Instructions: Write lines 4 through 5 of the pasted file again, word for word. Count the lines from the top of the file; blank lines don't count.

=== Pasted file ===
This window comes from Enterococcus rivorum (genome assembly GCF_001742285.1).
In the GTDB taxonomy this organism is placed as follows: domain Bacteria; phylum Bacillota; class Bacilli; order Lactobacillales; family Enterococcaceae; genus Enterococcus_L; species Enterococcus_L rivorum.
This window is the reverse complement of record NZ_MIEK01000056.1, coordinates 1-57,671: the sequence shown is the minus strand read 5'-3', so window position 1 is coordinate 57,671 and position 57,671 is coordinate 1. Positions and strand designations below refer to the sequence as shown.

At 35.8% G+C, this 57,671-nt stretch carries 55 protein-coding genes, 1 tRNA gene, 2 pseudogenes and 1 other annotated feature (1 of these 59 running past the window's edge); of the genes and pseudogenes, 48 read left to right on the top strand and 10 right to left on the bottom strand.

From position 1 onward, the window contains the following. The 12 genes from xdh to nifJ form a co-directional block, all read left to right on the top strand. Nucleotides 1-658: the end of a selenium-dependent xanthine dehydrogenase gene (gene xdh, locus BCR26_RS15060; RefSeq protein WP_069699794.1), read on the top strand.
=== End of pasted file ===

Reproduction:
At 35.8% G+C, this 57,671-nt stretch carries 55 protein-coding genes, 1 tRNA gene, 2 pseudogenes and 1 other annotated feature (1 of these 59 running past the window's edge); of the genes and pseudogenes, 48 read left to right on the top strand and 10 right to left on the bottom strand.

From position 1 onward, the window contains the following. The 12 genes from xdh to nifJ form a co-directional block, all read left to right on the top strand. Nucleotides 1-658: the end of a selenium-dependent xanthine dehydrogenase gene (gene xdh, locus BCR26_RS15060; RefSeq protein WP_069699794.1), read on the top strand.